What are your memories of playing as a child? Some of us will remember hide and seek, kho kho, gully cricket, hopscotch and many other games. Others may recollect arguing about rules for stick ball or taking turns batting, or creating imaginary worlds with our dolls, putting on plays or dressing up. From long summer days to after school hours, play was an integral part of every childhood story.
But this isn’t the story of children today. Amidst a 10-month pandemic, this most important right has been snatched away. Play has proven to be powerful, especially in the time of a crisis, but it still remains a highly underused strategy to help children cope and thrive. School closure, physical distancing requirements and home confinement as a result of COVID-19 have dramatically reduced young children’s access to early learning and play opportunities, appropriate care and wellbeing, and negatively impacted the ability parents and caregivers to provide this critical care. Compounded by lost livelihoods, stress of the future, violence at home, and the disruption of a normal life. This makes play more vital and urgent than ever before.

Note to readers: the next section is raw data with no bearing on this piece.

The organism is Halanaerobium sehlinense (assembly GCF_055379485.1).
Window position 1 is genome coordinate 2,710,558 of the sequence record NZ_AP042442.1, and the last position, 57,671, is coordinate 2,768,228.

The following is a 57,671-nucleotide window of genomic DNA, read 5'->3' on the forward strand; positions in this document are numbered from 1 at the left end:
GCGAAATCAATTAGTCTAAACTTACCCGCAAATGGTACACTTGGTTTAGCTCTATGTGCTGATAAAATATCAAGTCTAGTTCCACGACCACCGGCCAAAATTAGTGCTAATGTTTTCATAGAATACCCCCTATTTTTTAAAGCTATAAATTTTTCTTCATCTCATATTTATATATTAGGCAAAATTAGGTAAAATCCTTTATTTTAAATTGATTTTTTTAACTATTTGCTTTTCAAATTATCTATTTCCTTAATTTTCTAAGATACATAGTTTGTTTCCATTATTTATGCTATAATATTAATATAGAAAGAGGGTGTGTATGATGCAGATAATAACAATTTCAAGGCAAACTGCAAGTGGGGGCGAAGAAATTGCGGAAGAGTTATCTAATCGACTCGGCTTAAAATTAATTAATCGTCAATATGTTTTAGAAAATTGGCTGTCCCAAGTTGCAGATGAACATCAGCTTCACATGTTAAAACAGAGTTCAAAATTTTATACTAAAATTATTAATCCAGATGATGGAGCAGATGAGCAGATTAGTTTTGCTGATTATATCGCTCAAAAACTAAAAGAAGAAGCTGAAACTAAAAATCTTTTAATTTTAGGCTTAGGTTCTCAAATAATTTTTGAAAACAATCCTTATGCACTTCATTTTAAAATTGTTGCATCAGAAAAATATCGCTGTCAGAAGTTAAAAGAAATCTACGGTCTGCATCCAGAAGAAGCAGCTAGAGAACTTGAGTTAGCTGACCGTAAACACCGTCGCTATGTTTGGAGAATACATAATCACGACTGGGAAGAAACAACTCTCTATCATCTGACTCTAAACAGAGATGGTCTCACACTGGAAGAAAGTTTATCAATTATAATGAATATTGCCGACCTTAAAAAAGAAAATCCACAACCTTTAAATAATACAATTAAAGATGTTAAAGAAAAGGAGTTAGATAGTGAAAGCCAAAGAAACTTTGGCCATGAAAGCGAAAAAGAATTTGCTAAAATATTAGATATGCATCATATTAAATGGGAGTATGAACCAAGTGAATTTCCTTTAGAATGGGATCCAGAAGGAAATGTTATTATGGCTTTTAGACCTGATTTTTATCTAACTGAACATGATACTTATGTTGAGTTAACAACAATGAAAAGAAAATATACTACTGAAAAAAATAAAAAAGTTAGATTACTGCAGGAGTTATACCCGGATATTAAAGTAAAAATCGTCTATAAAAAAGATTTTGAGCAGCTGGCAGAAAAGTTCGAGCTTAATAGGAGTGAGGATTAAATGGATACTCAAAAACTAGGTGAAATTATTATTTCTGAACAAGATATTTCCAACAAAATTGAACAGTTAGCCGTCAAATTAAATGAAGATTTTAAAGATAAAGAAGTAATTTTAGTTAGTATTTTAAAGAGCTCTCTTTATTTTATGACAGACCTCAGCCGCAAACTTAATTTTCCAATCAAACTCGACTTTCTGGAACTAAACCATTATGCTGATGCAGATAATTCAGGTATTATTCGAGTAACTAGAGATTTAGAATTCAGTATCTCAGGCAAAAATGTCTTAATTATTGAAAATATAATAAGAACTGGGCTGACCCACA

For the next fortnight, let’s hear what children from our communities have to say, learn how parents and families have reinvented to make sure children have access, and understand how limited play impacts the lives of children.